Indian High Court in Tamil Nadu strikes down poker ban

Jon Pill
Published by:
Posted on 08/03/2021

India’s non-stop back-and-forth on the legality of online poker took a big step in the direction of legalization today. The Madras High Court in Tamil Nadu struck down an online poker ban as unconstitutional.

Earlier this year, the state of Tamil Nadu amended the Tamil Nadu Gaming Act of 1930. The amendment — passed as Part II of the TN Gaming & Police Laws (Amendment) Act, 2021 — banned online gaming. Included under the umbrella of the amendment were the traditionally legal skill-games of poker and gin rummy. Both games are huge business in India, especially online.

The court announced that it “strikes down the amendment in its entirety as ultra vires the Constitution.” Ultra vires, literally “beyond the powers,” is the legal term for something this is done outside of one’s authority.

The grounds for this repeal were somewhat unusual. Here the court deemed the state legislature had overstepped their authority.

The Judges, Chief Justice Sanjib Banerjee and Justice Senthilkumar Ramamoorthy, cited Article 19 of the Constitution, which protects the right of Indian people to “practice any profession, or to carry on any occupation, trade, or business.”

A government recognizing poker as a trade is enough to warm the cockles, but the political game here is not over yet.

Industry responses

Industry leaders and professionals have been quick to comment on the event.

Gaming lawyer Jay Sayta described the ruling as an “historic” one.

“Madras High Court has struck down and held as ultra vires the constitution the entirety of Part II of the Tamil Nadu Gaming & Police Laws (Amendment) Act, 2021,” Sayta wrote. “Which banned betting or wagering in cyberspace on poker, rummy or other skill-based games. Historic judgment.”

Roland Landers, the CEO of the All India Gaming Federation, issued a statement in response to the court’s decision in Tamil Nadu.

“We welcome the order of the Madras High Court,” Landers said. “Which iterates that the court is not against online gaming, and calls for the government to devise a regulatory framework to provide clarity to the sunrise online gaming industry with a view to encourage investments leading to technological advancements as well as generation of revenue and employment.”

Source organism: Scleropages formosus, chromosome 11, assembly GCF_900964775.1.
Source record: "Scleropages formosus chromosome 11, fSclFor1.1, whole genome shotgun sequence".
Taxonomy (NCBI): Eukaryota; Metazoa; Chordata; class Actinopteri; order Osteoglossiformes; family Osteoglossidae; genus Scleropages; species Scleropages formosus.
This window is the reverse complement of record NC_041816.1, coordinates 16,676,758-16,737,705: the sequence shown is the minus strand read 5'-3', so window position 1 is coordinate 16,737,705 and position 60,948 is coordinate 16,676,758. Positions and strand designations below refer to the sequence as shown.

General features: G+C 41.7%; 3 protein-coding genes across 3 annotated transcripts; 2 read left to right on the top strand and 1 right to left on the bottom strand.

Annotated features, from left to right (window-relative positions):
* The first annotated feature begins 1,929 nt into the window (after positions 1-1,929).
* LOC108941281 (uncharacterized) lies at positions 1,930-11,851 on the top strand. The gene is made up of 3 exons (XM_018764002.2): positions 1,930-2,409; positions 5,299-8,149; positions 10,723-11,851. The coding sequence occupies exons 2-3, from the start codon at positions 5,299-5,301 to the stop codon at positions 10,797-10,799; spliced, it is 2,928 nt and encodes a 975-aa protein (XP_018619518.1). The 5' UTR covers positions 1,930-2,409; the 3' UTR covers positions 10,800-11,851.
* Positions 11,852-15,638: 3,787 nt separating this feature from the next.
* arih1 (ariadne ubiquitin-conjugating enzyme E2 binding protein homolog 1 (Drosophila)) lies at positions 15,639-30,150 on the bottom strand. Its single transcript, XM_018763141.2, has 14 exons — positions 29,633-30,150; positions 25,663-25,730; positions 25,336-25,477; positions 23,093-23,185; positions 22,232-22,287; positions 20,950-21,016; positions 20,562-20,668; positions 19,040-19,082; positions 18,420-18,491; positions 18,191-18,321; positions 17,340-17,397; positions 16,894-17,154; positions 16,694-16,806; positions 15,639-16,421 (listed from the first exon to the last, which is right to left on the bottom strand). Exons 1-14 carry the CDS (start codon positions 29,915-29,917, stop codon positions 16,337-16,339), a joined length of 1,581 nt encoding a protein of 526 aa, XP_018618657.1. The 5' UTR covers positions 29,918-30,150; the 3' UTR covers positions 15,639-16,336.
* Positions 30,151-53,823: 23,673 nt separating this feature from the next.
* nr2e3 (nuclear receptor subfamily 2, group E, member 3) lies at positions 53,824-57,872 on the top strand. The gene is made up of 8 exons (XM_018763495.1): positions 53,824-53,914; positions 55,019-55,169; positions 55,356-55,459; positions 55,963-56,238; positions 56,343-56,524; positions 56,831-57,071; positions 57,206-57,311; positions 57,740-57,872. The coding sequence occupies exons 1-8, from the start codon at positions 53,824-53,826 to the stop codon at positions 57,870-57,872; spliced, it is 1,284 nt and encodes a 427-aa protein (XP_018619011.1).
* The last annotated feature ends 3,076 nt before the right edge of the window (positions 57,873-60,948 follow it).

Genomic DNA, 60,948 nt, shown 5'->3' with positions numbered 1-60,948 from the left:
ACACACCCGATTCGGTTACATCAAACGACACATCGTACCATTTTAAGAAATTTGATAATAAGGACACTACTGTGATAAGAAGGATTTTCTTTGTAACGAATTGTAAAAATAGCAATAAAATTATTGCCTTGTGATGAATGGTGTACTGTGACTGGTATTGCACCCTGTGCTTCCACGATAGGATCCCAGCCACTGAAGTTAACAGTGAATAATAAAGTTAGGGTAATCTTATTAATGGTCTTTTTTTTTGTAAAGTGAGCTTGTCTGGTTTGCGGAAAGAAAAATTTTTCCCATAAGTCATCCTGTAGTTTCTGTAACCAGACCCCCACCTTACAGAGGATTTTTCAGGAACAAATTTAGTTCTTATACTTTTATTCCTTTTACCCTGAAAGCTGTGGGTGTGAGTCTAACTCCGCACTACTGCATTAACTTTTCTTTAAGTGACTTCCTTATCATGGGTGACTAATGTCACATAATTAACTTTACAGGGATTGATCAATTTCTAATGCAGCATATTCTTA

The anti-gambling lobby hasn’t quite gathered itself to respond yet.

COVID and poker in India

After what seemed like a slow start, COVID got its claws into India in a big way this year. Morgues overflowed and bodies had to be burned on enormous pyres. The poker world did what it could, with fundraising efforts run by everyone from Natural8 to Bollywood movie star Siddanth Kapoor.

The pandemic also pushed the large number of real money players online. Live venues for games like poker, teen patti, gin rummy, bridge, and backgammon all shut down. The result was an increased focus on online gambling across the states and at the federal level.

Indian poker had good months where new online gaming companies launched. It also had bad ones where whole states shut down online poker. This high court ruling has the feel of a good month.

However, it’s important to note that the ruling does not prevent the state from passing new gambling legislation. In fact, the court encouraged it. When confronted by the argument that games could be rigged, the court responded, “you regulate it, you don’t ban it.”

The ball is back in the legislature’s court. There is clearly strong anti-gambling sentiment among those in charge. What happens next will be interesting to watch, and could have a long-term impact on the post-COVD landscape of the poker industry in India and abroad.

Featured image source: Flickr by Surajram Kumaravel